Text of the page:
- Advanced controls for real-time systems with an emphasis on hybrid systems theories including non-linear processes with both constraints and switching modes. Advanced controls for networked embedded systems, focussing on networked autonomous and fault-adaptive control and management, as well as on reasoning, behaviour, global performance and robustness.
This strategic objective is covered in the second call (15 June to 15 October 2003). The recently founded ERCIM Working Group 'Dependable Software-Intensive, Embedded Systems' is involved in a large IP proposal (Integrated Project, one of the new instruments of European funded research) called DECOS, Dependable Embedded Components and Systems (see article on page 22).
New Research Challenges
A new set of research challenges is presented due to the enormous dimensions of deployment and connectivity, which imply new levels of complexity and risk and new failure modes:
- context-awareness (identify, localise and interact with persons and objects, in a non-location-dependent manner)
- intelligence (the digital environment adapts to mobile objects and persons, and learns and interacts independently, thus providing fascinating new services)
- natural interaction (human language, gestures, speech synthesis)
- personalisation (user-centred, dynamic adaptation to changing situations and user profiles/preferences)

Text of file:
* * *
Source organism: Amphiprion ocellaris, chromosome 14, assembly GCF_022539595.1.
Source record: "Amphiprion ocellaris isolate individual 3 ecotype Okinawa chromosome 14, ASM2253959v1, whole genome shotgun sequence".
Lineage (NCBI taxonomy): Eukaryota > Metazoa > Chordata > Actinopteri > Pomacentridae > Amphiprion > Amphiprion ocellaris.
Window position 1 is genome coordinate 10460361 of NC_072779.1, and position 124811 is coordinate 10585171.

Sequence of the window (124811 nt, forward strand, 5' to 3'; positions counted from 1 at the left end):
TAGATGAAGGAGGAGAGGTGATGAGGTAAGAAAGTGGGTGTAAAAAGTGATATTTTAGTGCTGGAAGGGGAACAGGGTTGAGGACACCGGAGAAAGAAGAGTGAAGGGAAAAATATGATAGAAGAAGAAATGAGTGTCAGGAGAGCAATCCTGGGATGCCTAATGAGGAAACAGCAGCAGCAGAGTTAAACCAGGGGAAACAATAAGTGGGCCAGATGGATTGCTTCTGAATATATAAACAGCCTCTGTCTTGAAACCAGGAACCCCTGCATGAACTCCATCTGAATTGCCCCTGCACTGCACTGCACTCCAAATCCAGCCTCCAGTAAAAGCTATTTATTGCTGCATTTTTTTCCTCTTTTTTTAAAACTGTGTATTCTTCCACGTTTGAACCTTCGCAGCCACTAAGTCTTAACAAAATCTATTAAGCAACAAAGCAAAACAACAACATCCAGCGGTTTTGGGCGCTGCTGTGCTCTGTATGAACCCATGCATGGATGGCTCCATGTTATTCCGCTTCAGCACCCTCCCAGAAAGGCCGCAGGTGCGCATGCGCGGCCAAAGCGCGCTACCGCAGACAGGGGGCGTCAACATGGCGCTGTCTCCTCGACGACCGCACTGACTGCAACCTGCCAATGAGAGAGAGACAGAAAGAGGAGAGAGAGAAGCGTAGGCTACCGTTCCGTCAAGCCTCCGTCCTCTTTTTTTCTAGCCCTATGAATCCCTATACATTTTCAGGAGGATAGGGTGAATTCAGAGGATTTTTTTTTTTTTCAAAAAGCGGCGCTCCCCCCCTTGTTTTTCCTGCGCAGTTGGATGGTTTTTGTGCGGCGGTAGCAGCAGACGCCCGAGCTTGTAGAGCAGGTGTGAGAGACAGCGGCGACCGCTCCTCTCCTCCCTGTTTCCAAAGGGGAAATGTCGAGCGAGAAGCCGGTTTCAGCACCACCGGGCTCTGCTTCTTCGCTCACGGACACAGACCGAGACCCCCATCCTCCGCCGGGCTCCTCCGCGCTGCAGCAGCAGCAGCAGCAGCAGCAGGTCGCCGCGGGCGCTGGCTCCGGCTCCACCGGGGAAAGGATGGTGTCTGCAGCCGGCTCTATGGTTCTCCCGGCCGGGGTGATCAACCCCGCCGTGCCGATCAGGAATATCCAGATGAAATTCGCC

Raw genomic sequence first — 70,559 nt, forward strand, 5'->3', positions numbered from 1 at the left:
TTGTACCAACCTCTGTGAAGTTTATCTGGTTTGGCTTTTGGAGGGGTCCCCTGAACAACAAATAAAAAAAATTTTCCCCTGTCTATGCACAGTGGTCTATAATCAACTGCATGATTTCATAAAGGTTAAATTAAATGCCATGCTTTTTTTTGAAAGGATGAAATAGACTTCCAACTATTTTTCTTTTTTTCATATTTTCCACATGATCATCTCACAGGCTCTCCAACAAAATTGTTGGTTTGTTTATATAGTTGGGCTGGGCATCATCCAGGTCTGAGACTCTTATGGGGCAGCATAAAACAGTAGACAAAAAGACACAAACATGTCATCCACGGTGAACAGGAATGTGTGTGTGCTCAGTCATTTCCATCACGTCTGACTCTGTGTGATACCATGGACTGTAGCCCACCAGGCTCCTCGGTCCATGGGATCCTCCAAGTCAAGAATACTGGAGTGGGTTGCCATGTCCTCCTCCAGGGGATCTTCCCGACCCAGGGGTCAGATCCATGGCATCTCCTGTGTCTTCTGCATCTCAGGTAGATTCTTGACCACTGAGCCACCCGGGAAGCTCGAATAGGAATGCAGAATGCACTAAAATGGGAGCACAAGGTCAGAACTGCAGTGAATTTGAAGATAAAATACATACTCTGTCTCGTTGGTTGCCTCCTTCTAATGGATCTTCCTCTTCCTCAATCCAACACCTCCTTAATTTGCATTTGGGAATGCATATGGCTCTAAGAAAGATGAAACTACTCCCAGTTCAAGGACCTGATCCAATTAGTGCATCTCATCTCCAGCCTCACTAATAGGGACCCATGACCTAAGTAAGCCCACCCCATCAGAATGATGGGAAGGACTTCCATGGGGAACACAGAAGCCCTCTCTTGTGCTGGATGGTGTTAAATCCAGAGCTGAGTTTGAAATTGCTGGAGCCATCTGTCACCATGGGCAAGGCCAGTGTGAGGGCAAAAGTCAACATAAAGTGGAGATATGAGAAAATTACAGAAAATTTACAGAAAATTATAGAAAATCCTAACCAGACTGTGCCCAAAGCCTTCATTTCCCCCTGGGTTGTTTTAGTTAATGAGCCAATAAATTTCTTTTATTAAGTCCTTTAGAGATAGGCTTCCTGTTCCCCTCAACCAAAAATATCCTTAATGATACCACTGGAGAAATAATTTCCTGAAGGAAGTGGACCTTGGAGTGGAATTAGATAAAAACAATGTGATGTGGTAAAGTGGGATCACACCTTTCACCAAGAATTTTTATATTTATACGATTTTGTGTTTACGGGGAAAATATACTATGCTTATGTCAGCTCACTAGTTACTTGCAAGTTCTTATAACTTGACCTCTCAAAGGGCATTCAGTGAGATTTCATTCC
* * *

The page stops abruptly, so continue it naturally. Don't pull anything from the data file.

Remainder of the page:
- dependability (time dynamics, timely responsiveness, security, safety, availability, maintainability, robustness etc)
- restricted resources (low power management, size, weight, memory, processing power/speed, interfaces etc)
- wireless/mobile, seamless communication
- hard real-time applications (automotive, aerospace, railways, process control, medical devices, communications etc)
- challenges of composability, COTS, (ultra-)high confidence in design and certification, security and predictability.
Important sub-areas are (rigorous) hardware/software co-design, smart new sensors/actuators, continuous connectivity issues and limited resource management. Horizontal issues include dependability, system integration, software technologies, standardisation, certification, and critical infrastructures.
About this issue
This issue of ERCIM News covers all aspects of embedded systems, technical as well as broadly socio-economical, and gives an overview of the scientific and engineering challenges, and fascinating possibilities and risks offered by this enabling technology.
The contributions are grouped into:
- Applications (6): Railways, Remote Control of Scientific Experiments, a more general article on 'Emerging Frontiers in Embedded Systems', Wearable Systems for Everyday Use, Embedded Systems in Cars, and Application in Transport Logistics
- Networking and EU-Projects (2)
- System Architectures, Methods, Languages and Tools (11)
- Education (3).
These contributions clearly demonstrate that the scientific community is attracted primarily by the interesting system, design and implementation challenges of embedded systems. It is also becoming evident that our educational systems require new curricula, labs and courses, as well as networks for experiential exchange, in order to keep up with such innovation. The section on applications shows that the driving force behind this comes from critical control applications (automotives, railways etc) and the 'everyday ubiquitous computing (AMI)' community.
ARC Seibersdorf Research (AARIT)